“St. Andrews is a remarkably Americanized town. There are surprisingly few Scots attending university there, with the bulk of the population being made up of English students followed by the American contingent, both full-time and exchange. The biggest difference I noticed was the sense of history,” he said.

St. Andrews has quite a history. The town has been an important church center since the 8th century, while the university has been around since 1413. Beyond the university, St. Andrews is also home to the Old Course, the oldest golf course in the world and the location where the game was created.

 “Attending St. Andrews during the celebrations surrounding its 600th year was fascinating. In a place ruled by tradition, big events like the anniversary are occasions for even more pomp and circumstance,” he said.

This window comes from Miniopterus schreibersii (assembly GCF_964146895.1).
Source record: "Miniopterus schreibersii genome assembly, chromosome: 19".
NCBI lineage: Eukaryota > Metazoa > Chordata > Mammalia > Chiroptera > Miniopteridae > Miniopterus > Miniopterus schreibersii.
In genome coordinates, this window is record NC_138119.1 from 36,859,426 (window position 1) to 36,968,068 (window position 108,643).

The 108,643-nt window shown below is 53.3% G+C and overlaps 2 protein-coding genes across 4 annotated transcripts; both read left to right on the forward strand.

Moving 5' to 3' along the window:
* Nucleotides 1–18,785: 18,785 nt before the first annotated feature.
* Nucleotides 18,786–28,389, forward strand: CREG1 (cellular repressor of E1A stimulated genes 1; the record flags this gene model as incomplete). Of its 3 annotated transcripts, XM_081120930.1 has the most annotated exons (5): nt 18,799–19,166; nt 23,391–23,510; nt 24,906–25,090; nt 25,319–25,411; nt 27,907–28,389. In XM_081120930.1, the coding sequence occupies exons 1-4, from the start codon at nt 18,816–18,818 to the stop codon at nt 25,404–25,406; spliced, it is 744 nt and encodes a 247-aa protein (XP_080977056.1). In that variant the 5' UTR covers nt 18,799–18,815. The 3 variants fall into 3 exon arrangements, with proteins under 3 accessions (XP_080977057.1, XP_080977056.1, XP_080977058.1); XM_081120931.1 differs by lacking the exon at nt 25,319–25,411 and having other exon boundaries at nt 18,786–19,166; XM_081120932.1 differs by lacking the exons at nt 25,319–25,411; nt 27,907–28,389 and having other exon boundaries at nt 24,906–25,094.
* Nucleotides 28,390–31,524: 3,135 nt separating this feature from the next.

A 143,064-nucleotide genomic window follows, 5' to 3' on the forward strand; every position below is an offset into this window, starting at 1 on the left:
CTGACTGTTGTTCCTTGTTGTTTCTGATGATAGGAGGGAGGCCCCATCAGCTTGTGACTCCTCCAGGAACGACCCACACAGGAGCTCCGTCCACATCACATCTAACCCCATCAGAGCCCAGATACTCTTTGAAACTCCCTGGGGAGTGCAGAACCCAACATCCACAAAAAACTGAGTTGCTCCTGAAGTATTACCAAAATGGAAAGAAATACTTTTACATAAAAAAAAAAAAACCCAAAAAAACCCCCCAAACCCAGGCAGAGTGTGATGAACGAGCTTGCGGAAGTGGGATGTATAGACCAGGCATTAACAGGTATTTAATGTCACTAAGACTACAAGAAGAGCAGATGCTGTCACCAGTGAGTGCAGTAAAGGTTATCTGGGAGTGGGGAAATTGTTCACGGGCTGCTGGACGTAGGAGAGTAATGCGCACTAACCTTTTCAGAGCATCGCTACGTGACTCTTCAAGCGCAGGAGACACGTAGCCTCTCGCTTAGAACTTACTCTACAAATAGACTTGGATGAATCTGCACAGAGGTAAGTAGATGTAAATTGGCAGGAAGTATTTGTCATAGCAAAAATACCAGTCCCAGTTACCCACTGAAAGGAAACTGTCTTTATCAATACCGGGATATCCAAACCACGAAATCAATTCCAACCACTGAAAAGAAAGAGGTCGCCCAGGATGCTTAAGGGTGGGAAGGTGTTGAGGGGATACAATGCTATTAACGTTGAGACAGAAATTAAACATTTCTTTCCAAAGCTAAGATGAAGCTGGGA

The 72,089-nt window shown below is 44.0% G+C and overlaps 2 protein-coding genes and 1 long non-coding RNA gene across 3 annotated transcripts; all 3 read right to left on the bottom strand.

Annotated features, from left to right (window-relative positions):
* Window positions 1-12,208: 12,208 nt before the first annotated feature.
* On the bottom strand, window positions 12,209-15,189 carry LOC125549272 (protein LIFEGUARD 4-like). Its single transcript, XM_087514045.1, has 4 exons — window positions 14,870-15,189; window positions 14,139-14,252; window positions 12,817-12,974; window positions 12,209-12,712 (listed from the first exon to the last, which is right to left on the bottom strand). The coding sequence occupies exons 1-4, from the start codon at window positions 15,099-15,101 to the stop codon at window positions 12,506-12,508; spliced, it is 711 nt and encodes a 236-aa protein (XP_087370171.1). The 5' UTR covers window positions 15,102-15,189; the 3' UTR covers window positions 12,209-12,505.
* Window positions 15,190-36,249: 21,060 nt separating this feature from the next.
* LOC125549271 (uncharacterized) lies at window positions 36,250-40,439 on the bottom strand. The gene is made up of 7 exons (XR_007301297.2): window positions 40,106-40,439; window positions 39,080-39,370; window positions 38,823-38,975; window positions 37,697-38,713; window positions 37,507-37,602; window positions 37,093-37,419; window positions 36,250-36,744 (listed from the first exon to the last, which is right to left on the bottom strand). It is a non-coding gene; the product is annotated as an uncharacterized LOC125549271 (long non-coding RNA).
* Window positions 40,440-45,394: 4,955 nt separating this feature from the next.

Like many British schools, St. Andrews students participate in many traditional activities. Students routinely walk around town clad in scarlet gowns — perhaps garish anywhere else, the gowns are one of St Andrews’ most recognizable symbols. Every Sunday at noon, following the university chapel service, gowned students walk along the town’s stone pier in commemoration of John Honey, a student who in 1800 dove into the North Sea from the pier to save five drowning men after their fishing boat foundered off the town’s rocky coast, dying from injuries sustained in the rescue.

St. Andrew’s location on the Fife peninsula, surrounded by the frigid North Sea on two sides, colors much of university life.

 “It seems like most of the student traditions revolve around somehow getting drenched in freezing water,” Bryant said.

In addition to soaking graduating seniors as they leave their last exam, St. Andrews students also perform a “pier jump” at least once in their academic careers. The pier jump is exactly what it sounds like — students jump off the pier into the harbor’s cold waters.